From director Nick Hamm and inspired by true events, the indie drama Driven is a wild tale of the bromance gone wrong between John DeLorean (Lee Pace) and Jim Hoffman (Jason Sudeikis). Set in the early 1980s, the story follows how, out of a desire to save the financially troubled DeLorean Motor Company, the golden boy genius of the automotive industry got caught up with an ex-con pilot turned informant, who lured him into a cocaine trafficking ring set up by the FBI.
During this 1-on-1 phone interview with Collider, actor Lee Pace talked about his reaction to this unbelievable true story, why he initially didn’t think he was right for this role, his experience with “wig acting,” and how everyone seemed to have their own version of John DeLorean. He also talked about his desire to do a Pushing Daisies reunion (the ABC series went off the air in 2009) and how show creator Bryan Fuller has a cool idea for it, as well as how he’s taking his time to figure out what he’s going to do next, and the current TV series he’d love to do a guest spot on.
Collider: This is one of those stories that’s just so crazy that it seems like there’s no way it could be true. When this came your way and you read this script, what was your reaction to it? Did you have any clue that any of this had happened?
LEE PACE: No, I had no clue. What I knew about the DeLorean was that it’s the car in Back to the Future. That’s really what I knew about it. When I looked at who DeLorean was, I was like, “There’s no way that I can play that guy. I don’t look anything like him. I’m 20 years too young. I don’t know what this director is thinking, but I can’t do this. So, Nick Hamm really had to convince me to do the movie. I was finishing up Halt and Catch Fire, so we talked for months about whether I could do it, and Nick is one of the most persuasive people that I’ve ever met in my life. He is, I think, the main reason this movie got made, through two hurricanes. There’s no reason this movie should ever have been finished. Nick Hamm really has some very DeLorean qualities. He really fought to get this movie made. It was really Nick who convinced me that I could do it. There was actually a moment when I wanted a fake chin for it because I was convinced that I didn’t really look enough like this guy. So, we tried a fake chin, but it was so hot and humid in Puerto Rico, that it was just not gonna work, and it looked ridiculous.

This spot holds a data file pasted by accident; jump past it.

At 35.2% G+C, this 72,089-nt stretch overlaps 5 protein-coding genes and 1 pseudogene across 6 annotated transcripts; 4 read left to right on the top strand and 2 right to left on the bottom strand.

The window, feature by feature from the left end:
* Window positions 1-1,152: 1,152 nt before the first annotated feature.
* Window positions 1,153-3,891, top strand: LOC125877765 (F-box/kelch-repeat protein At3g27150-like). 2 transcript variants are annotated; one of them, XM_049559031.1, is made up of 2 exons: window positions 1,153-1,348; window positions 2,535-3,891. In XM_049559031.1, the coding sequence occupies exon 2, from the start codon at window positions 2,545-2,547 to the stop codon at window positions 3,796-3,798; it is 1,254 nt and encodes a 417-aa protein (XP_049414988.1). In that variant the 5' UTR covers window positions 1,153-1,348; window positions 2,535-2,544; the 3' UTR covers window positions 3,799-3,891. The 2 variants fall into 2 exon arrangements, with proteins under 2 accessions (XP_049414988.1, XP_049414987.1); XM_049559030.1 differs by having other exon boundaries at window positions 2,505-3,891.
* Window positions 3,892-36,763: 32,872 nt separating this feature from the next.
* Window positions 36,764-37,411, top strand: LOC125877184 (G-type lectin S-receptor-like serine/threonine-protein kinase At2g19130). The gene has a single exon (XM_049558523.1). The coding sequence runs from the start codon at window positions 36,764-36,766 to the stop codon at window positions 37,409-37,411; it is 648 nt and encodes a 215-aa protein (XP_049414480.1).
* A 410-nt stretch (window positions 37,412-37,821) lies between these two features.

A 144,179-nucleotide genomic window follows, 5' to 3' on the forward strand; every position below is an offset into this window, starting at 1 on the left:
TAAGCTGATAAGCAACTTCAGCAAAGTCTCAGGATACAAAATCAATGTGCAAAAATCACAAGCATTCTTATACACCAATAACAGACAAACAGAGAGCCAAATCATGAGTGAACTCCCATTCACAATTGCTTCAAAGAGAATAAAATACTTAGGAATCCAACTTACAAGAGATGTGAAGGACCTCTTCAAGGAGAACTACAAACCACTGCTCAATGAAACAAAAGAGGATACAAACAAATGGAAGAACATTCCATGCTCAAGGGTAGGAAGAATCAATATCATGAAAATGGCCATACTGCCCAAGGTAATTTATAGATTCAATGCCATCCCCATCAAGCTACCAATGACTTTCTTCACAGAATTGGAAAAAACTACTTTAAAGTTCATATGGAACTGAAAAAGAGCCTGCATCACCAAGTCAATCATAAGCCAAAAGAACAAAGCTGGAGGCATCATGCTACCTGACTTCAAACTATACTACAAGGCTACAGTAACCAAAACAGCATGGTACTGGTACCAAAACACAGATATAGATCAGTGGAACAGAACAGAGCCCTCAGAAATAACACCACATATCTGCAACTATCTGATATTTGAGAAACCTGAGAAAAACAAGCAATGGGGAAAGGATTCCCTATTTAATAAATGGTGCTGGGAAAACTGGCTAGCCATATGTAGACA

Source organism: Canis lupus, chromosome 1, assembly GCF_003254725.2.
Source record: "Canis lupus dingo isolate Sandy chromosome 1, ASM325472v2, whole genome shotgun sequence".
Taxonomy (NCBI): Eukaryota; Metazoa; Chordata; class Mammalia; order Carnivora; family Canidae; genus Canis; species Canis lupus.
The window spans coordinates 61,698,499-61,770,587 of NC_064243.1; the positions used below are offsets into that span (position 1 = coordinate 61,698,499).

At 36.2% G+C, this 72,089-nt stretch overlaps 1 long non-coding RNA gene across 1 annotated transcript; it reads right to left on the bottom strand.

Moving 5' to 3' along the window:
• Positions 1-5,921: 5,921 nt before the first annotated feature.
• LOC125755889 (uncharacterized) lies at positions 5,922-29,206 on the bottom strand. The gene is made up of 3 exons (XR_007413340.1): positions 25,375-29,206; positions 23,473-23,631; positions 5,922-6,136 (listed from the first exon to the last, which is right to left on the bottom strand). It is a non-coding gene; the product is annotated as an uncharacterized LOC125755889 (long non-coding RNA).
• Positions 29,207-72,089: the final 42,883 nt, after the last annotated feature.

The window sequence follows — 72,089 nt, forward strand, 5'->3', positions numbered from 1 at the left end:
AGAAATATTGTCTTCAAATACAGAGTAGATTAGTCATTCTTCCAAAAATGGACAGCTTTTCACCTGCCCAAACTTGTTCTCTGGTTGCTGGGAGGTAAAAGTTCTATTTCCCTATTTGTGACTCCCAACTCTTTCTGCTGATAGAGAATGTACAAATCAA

Did it feel like it was all about the hair, then?
PACE: Yeah, for awhile there, it really did feel all about the hair. But then, once it was on, I got used to it and I didn’t really think about it that much. I’m always wearing a wig for movies. I do a lot of wig acting. I like to play characters that look very different than me, so that I can get as far away from myself as possible.
Do you feel like anyone really knew the real John DeLorean, or did everyone just have their own version of who he was?
PACE: I think you put that very well because that’s exactly what I found in my research. I was determined to figure out who the real man was, as I was preparing to play him, and I did so much research. I would really seek out people who knew him and hear their stories about who he was and what he was like and stuff, and you would just hear wildly different accounts about who he is, what he was after, and how he went about making his car company. I really came down to that conclusion, that he was very much a chameleon. Like Steve Jobs, he had this magical way of thinking that was not really based in reality, but was incredible. I really do believe that, if he was able to make the car that he set out to make, it would be something really pretty astonishing, as opposed to the way we talk about the DeLorean now. It’s an incredible piece of design that ultimately was unreliable and a crappy car. It wasn’t a crappy car, as he had designed it. It was an innovative, revolutionary car, much like the cars that he had created before that, the GTO and the Firebird, which you still see on the road now. You still see DeLoreans on the road now, but you definitely ask yourself when it’s gonna break down. I don’t know that I’ve ever seen anyone actually drive one, except on those commercials.